Although social networking sites provide the opportunity to reach the widest audiences, their focus is not particularly conducive for professional networking. The very fact that these sites are an effective way to connect with friends and post pictures and pithy comments creates a relaxed atmosphere in which people tend to be less inhibited than in their professional lives.
Which Websites Should I Join?
There are so many professional and social networks available now, that trying to keep up with them all would be a full time job on its own. For the purposes of a job search, we recommend that you join two: LinkedIn and Twitter.
LinkedIn – http://www.linkedin.com/
The best news is that you, the user, have complete control over what those employers find when they view your LinkedIn profile. LinkedIn profiles also tend to rate very high in Google searches, giving you the opportunity to control your personal marketing message.
Significant thought and consideration should be put into creating a profile that maximizes your marketability. An appropriate profile is crucial for your success on LinkedIn. Do not start to publicize your account until you have created a workable profile.
LinkedIn is the best site for revealing hidden connections that you might not have known existed. For example, LinkedIn, via its three degrees of connections, can reveal that Dovid, a friend from your yeshiva days, knows a hiring manager at a company of interest to you. You can then contact Dovid, reminisce about the good old days, and then ask him to pass your resume to his contact at that company.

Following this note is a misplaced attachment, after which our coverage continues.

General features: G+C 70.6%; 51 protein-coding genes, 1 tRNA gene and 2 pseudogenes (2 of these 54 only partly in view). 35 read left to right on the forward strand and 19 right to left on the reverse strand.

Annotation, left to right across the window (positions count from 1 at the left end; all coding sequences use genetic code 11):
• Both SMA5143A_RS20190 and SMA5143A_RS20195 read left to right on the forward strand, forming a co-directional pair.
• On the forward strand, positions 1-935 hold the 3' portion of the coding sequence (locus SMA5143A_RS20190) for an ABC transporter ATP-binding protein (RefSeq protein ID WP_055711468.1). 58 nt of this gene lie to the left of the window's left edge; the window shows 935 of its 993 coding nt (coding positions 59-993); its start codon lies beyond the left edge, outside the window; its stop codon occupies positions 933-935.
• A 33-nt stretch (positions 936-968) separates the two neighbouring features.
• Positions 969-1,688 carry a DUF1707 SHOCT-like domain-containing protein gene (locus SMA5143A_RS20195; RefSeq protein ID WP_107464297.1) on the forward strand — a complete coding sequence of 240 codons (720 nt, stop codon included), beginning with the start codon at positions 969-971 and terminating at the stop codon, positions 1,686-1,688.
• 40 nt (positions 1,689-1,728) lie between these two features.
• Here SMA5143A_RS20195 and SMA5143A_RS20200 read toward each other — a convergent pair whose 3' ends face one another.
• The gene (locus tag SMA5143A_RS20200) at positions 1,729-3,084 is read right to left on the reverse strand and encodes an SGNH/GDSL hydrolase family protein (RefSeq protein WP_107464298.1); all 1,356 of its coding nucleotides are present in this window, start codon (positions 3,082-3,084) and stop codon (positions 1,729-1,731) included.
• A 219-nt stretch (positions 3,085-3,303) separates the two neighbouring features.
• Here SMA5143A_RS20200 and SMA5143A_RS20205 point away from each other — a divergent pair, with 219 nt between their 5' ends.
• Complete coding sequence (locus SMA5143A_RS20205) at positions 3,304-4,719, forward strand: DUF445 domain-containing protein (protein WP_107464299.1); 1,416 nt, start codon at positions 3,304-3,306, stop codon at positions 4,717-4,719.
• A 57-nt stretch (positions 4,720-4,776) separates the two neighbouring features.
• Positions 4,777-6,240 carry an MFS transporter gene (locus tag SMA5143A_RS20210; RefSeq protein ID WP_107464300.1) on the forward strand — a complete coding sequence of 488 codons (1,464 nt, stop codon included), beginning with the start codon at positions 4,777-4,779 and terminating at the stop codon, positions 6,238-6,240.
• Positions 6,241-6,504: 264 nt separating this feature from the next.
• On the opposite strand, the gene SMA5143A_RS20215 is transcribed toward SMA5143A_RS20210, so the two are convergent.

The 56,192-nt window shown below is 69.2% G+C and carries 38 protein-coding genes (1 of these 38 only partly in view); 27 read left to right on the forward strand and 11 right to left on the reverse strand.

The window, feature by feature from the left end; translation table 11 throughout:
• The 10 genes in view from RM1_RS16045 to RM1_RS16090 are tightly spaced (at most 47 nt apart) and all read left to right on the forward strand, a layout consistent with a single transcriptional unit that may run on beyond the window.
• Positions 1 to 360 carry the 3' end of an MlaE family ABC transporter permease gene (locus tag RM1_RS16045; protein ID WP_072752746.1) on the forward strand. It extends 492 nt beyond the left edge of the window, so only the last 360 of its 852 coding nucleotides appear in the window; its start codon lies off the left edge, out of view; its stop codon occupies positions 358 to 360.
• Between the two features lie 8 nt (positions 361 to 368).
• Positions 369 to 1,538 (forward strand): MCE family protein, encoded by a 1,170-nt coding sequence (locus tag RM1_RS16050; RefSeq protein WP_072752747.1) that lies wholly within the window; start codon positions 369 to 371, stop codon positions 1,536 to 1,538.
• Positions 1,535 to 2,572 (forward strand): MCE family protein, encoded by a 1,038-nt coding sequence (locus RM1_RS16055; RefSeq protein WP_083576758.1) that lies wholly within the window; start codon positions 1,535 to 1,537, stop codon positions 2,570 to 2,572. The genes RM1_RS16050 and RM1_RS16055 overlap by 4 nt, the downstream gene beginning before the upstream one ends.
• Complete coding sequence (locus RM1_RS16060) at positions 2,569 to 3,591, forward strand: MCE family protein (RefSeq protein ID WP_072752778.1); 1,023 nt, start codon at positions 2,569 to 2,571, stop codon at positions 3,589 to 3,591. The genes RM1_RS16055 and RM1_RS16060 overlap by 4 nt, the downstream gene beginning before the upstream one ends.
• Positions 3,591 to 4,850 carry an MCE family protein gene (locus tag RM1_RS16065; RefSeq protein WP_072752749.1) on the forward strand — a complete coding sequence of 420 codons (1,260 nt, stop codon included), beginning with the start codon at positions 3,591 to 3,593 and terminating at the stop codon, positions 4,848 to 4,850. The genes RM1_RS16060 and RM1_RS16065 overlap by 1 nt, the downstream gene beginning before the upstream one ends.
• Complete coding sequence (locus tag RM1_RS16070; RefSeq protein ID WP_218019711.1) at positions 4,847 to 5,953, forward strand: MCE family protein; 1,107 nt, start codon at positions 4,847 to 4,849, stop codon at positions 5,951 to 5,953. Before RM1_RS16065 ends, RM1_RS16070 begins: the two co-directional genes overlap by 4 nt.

LinkedIn also provides a recruitment product to an employer that searches employee’s contact lists for contacts that meet certain search criteria. Those employees are then asked to rate their contact’s appropriateness for actual job openings. Thus, being connected to friends and acquaintances at major companies may open you up to job opportunities that have yet to be released to the public!
Twitter – https://twitter.com/
While Twitter is most commonly associated with Facebook and social networking websites, it is a powerful tool for job seekers. A well written, professional “Tweet” can announce your job search to a very large audience. Many professions have designated search words (know as hash-tags that place a “#” before designated words, e.g. #edchat) that direct Twitter users to the inside discussions on a particular topic. Often, designated times are set for Twitter chats, utilizing a specific hash-tag that brings together people of similar interests for discussion of particular topics. Engaging in those conversations and using the appropriate hash-tags can garner attention from a wide array of professionals in your field.
Be careful when using Twitter for professional networking purposes. A unique Twitter account (usually consisting of your name) should be created for the purposes of your job search. Make sure that ALL your Tweets are of a professional nature. If you would like to send out Tweets of a non-professional nature, establish a secondary Twitter account using a username for that purpose.
A Final Warning
Because of their marketing campaigns targeted for prospective employees, Facebook can be a great way to identify new job opportunities. It is OK from a career standpoint to have accounts on other social networking sites, like Facebook, but be very careful what you post. You must consider anything you post anywhere online as public knowledge (Facebook pages also receive a very high ranking in Google searches).
People have a tendency to let their guard down on social networking sites. Things that may seem to be innocuous or funny can come back to haunt you. Once something is posted, it can never be fully removed. If you would not be comfortable having your post or picture as the headline in the New York Times, do NOT post it online.